Currency converter
^
News Feed
News Search Topics
ОК
Use filter
You can filter your feed,
by choosing only interesting
sections.
Loading

Crimean authorities have no plans to ban the Mejilis of Crimean Tatar people

July 30, 2014, 17:46 UTC+3 SIMFEROPOL
Speaker of Crimean parliament Vladimir Konstantinov believes that Crimean Tatar politicians like Vice-Speaker Remzi Ilyasov could be held as an example of holding a constructive stance
1 pages in this article
Crimean Tatars' protest in May 2014

Crimean Tatars' protest in May 2014

© ITAR-TASS/Alexei Pavlishak

SIMFEROPOL, July 30. /ITAR-TASS/. The Speaker of Crimean parliament, Vladimir Konstantinov, told journalists on Wednesday the Crimean authorities had no plans to outlaw the Mejilis of the Crimean Tatar people.

“A ban is not in question. We are dealing with a stance of separate leaders that apart from being destructive has become politically unrealistic. I cannot understand people who make this kind of decisions. The only explanation is that they no longer live in Crimea and are unaware of what’s going on in the peninsula,” Konstantinov said.

He believes that Crimean Tatar politicians like Vice-Speaker Remzi Ilyasov could be held as an example of holding a constructive stance. Ilyasov has been visiting Tatar regions and villages and attending mass rallies across Crimea.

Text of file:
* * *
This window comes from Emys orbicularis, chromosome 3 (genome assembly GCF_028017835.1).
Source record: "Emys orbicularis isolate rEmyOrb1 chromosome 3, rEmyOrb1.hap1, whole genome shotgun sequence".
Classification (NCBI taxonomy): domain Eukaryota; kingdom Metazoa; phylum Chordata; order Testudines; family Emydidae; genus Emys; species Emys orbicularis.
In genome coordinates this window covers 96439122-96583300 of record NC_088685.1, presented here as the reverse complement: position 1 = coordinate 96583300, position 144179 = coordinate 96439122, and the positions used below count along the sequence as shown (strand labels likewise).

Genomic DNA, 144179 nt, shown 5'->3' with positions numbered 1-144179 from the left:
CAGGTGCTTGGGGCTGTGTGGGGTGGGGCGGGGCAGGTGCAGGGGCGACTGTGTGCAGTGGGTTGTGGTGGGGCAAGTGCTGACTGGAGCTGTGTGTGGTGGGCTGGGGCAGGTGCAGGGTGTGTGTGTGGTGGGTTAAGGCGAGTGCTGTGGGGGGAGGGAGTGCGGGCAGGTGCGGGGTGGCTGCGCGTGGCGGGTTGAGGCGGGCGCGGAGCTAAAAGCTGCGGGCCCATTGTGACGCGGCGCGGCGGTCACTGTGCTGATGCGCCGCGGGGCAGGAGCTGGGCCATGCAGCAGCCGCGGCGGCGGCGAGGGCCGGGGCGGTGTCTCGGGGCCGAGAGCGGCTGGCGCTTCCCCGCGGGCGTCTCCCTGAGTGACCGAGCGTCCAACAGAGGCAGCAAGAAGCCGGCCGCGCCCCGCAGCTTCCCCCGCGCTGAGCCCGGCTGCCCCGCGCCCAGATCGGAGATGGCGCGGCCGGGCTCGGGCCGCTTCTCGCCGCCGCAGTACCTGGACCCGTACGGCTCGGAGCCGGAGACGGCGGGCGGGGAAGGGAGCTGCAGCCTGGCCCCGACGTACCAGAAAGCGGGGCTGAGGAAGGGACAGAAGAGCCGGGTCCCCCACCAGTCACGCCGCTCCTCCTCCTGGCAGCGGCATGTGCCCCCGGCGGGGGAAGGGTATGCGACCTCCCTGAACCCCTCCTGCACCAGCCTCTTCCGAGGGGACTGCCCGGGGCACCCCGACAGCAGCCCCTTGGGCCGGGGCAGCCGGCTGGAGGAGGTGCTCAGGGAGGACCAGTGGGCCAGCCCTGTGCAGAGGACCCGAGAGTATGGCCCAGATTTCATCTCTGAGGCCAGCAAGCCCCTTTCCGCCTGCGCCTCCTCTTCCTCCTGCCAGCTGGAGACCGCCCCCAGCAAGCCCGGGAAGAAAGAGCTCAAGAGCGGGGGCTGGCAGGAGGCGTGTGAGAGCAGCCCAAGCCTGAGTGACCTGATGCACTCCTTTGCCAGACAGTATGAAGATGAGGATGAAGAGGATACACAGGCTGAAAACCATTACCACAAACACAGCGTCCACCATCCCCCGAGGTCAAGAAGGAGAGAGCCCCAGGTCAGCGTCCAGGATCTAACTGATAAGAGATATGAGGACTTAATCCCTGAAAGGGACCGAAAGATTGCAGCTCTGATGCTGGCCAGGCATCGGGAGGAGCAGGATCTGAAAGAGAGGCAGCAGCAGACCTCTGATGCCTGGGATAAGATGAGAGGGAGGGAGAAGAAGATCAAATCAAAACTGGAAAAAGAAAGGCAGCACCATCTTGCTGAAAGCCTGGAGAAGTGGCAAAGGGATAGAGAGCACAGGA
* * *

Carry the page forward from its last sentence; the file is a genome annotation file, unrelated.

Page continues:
“He can see how Crimean Tatars feel and what they think. They have many problems, which someone has to solve. The Crimean authorities are ready to tackle and solve these problems,” the speaker went on to say.

Crimean Tatars, the indigenous population of the Crimean peninsula, faced ruthless deportation under the rule of Joseph Stalin in May 1944 who accused them of collaboration with the Nazis during World War II. In spring 2014, Russian President Vladimir Putin signed a decree on full rehabilitation of Crimean Tatars and other peoples deported from Crimea under Stalin.

Crimea has received 800 million rubles ($22.4 million) from the federal authorities to support the deported peoples of Crimea.

“It is the first time that we receive money for this purpose. Now, we have a real chance to get down to work,” the Crimean parliament speaker said.

Meanwhile, the Mejilis chief, Refat Chubarov, has been barred from entering Crimea for five years. Crimea’s Prosecutor Natalia Poklonskaya warned Chubarov early in July that the Crimean authorities might recognize the Mejilis to be an extremist organization.

Show more
In other media
Реклама
Реклама